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A woman has her COVID-19 QR code scanned at a gym in Montreal, on Sept. 1, 2021.Graham Hughes/The Canadian Press

Health Minister Jean-Yves Duclos and Theresa Tam, Canada’s Chief Public Health Officer, have been summoned to explain to the House of Commons ethics committee why location data from millions of mobile phones were gathered to help shape pandemic policy and messaging.

The committee voted on Thursday to call them to testify for an hour each.

Opposition MPs are raising concerns about the collection of the data. “This is an incredibly important issue,” Conservative MP John Brassard said at Thursday’s meeting, adding that accountability is at the heart of the matter.

He said he wants to know about the contract under which the Public Health Agency of Canada sought the collection of data “without the knowledge of Canadians, effectively doing it in secret,” and what security measures were in place to protect privacy rights.

He said he is also concerned about a request for proposal on another contract to collect more such data.

The hearings are an opportunity for privacy, security and surveillance experts to talk about ways to protect people’s information in the digital age, he said.

Liberal MP Greg Fergus, a member of the committee, said the data were “depersonalized” and included nothing that would identify individuals.

However, he said he was not averse to a review of the matter.

“I would say that there is great openness and consensus on the part of all parliamentarians to get to the bottom of the question if this is not the case. We should investigate and reassure Canadians about how their data is being used and that it’s being used correctly,” he said.

“So if we can put aside partisan questions and do sincere work and investigate this matter, I think we’ll arrive at a consensus.”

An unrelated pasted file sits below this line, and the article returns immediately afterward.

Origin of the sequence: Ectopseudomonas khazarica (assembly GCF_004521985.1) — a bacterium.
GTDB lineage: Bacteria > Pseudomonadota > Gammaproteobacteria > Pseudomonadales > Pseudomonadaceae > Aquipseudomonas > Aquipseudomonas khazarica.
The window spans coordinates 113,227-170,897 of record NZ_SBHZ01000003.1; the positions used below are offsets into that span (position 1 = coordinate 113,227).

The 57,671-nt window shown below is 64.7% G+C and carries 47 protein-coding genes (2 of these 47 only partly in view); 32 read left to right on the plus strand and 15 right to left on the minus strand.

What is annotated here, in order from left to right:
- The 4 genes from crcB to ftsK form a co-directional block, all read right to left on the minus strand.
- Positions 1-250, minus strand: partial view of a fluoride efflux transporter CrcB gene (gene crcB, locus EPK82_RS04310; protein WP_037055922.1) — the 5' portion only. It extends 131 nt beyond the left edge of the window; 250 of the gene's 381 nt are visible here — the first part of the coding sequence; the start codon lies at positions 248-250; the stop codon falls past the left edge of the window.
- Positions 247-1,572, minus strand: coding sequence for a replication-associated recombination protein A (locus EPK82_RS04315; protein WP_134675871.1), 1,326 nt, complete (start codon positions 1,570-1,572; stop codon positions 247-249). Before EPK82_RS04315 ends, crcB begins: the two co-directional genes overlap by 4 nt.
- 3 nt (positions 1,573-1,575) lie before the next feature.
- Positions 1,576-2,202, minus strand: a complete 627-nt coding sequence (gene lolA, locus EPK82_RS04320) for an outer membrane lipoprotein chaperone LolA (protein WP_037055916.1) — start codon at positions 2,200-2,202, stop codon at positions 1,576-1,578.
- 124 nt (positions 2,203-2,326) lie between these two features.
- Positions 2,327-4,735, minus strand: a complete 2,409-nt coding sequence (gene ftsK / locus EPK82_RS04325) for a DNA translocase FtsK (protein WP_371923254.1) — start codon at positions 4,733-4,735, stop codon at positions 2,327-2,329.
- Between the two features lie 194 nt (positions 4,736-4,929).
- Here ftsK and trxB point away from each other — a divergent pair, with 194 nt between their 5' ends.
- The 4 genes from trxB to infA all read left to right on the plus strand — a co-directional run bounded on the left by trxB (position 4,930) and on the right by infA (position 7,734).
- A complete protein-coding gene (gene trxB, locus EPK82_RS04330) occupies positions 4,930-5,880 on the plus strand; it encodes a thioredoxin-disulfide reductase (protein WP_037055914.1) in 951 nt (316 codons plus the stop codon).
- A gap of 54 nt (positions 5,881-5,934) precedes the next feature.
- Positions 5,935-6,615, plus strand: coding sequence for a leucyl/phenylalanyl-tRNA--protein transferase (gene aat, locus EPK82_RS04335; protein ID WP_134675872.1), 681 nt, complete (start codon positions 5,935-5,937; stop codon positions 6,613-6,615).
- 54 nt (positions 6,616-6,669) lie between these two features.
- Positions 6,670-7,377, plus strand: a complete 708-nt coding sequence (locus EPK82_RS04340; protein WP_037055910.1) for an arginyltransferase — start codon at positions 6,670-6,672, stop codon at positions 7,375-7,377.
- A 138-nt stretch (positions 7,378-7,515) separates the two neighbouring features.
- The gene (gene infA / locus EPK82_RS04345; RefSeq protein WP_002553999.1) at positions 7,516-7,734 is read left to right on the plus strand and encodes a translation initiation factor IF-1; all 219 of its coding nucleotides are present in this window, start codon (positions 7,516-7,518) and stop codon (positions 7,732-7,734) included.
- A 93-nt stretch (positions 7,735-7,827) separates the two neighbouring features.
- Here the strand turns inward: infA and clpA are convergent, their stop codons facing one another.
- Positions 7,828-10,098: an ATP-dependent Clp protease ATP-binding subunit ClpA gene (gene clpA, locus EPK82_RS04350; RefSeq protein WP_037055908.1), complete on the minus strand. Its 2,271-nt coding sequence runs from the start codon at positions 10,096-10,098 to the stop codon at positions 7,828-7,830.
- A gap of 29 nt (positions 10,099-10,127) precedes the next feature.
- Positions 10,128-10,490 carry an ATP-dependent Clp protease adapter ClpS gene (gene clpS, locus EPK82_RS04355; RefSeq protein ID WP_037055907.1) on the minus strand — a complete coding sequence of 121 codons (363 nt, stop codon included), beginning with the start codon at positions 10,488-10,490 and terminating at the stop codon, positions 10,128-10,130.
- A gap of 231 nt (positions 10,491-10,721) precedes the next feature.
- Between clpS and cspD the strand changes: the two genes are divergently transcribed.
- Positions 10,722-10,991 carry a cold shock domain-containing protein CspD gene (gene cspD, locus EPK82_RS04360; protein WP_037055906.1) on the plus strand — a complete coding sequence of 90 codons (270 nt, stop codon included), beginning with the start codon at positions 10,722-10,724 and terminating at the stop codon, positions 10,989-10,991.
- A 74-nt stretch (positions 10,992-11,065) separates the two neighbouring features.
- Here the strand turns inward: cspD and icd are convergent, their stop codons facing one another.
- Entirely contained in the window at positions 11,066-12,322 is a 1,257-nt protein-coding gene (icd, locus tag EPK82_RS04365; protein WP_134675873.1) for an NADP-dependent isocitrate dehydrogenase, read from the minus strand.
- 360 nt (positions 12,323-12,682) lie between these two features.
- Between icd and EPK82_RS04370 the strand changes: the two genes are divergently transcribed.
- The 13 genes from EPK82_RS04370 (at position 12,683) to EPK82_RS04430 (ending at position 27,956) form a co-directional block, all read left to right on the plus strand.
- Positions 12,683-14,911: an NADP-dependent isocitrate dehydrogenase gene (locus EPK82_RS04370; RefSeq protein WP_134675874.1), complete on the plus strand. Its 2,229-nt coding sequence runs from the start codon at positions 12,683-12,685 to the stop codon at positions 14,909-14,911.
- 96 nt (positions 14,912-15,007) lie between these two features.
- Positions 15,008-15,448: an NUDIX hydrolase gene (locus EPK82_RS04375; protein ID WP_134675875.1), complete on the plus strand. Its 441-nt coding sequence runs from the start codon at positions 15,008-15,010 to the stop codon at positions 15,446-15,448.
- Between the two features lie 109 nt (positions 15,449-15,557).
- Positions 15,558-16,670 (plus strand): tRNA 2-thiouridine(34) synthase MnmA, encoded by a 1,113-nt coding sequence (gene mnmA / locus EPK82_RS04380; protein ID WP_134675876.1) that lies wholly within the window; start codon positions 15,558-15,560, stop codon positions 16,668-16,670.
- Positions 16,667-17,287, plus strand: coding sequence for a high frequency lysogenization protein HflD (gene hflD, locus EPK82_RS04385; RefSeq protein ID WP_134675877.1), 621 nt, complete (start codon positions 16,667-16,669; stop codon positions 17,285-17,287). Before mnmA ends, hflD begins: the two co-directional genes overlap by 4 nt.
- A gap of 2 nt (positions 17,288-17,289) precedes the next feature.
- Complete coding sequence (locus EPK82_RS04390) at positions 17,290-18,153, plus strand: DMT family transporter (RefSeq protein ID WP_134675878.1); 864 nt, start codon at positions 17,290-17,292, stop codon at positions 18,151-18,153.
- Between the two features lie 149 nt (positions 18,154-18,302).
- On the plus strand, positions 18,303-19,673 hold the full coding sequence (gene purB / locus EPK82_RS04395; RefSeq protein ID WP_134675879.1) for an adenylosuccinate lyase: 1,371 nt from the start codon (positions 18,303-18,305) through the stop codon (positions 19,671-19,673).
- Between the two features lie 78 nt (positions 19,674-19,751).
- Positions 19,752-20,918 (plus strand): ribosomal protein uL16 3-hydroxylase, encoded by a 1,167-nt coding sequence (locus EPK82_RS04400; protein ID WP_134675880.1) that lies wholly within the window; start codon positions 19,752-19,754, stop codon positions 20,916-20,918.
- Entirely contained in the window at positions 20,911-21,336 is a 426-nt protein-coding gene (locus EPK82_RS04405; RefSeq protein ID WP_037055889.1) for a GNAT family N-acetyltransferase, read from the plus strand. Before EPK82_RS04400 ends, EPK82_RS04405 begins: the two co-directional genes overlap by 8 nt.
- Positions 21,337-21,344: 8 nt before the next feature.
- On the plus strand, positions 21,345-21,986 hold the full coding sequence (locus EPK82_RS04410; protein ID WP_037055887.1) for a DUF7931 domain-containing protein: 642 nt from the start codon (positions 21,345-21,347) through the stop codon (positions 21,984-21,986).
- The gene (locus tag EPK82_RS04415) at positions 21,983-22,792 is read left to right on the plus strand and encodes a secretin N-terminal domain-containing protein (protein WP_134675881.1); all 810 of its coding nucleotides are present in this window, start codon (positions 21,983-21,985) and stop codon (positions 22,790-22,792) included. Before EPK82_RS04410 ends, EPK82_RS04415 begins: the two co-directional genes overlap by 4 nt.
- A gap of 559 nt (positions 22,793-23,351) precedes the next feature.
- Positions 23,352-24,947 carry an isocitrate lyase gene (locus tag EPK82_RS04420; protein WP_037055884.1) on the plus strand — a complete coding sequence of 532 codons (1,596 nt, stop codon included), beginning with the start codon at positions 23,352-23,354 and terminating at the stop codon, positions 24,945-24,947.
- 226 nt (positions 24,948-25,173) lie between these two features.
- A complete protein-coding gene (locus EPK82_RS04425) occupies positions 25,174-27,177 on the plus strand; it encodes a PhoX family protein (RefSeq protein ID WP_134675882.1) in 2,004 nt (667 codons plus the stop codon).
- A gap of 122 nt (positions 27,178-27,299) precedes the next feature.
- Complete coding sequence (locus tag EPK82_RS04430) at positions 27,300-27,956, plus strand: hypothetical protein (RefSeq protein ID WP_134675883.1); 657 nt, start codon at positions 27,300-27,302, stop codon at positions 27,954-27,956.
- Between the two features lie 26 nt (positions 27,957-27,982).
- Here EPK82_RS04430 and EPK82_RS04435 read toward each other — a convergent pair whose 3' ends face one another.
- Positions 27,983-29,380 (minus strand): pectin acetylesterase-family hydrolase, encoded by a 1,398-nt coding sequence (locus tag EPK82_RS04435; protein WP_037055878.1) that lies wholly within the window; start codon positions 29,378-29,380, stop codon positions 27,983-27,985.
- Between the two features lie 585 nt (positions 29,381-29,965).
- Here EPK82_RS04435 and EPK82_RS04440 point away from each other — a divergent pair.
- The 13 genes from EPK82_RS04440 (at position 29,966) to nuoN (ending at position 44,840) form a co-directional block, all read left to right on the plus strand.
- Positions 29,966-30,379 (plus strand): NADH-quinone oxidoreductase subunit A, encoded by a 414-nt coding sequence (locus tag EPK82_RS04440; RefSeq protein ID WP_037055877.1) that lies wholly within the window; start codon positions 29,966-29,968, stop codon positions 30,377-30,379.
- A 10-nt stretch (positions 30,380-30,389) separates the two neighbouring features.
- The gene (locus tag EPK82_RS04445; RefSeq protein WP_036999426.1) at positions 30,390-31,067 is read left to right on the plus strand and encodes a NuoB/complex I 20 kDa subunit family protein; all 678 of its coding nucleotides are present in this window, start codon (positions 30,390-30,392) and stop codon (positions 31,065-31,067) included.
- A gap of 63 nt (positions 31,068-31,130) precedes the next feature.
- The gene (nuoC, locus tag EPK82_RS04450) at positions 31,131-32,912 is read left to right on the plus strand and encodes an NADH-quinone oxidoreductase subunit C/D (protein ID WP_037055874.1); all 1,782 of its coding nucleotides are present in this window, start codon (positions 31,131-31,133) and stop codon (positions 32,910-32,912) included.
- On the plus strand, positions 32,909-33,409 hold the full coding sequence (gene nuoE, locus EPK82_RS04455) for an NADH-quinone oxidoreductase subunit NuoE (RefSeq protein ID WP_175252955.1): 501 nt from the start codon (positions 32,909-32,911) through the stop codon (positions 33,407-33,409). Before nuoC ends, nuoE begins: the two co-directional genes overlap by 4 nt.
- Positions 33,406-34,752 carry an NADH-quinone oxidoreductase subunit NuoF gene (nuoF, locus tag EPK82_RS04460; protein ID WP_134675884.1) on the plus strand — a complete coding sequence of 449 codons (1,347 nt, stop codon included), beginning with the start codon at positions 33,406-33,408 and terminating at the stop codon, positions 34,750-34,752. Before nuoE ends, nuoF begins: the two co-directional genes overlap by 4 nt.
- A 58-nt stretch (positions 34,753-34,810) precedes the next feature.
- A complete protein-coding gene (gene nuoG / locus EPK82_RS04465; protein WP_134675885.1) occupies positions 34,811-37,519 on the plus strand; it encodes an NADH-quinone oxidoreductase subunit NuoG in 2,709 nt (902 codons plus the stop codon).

Public Health contracted the collection out to Telus Mobility. The first contract expired in the fall. On Dec. 16, the agency issued a new request for proposals to track countrywide cell tower-based location data from between Jan. 1, 2019, and May 31, 2023. The agency said the data previously collected were anonymized and contained no personally identifiable information.

In a statement issued this week after the opposition raised the issue, Public Health spokesperson Anne Génier said secure, de-identified and aggregated data are needed to evaluate the effectiveness of public-health directives during the pandemic.

“By analyzing population movement data, we can better understand the public’s responsiveness to public health directives,” she wrote.

She noted that the new request for proposals is a means to continue the collection of such data through an “open and transparent” process.

Ms. Génier said Mr. Duclos has been in touch with the office of the privacy commissioner and underlined PHAC’s commitment to protect and preserve the privacy of citizens while ensuring Canada has the data needed for its response to the pandemic.

The agency has said it consulted privacy and ethics experts, including the Office of the Privacy Commissioner to ensure the access to and use of mobility data follows best practices.

The Privacy Commissioner’s office said Public Health did not seek its guidance before gathering the location data.

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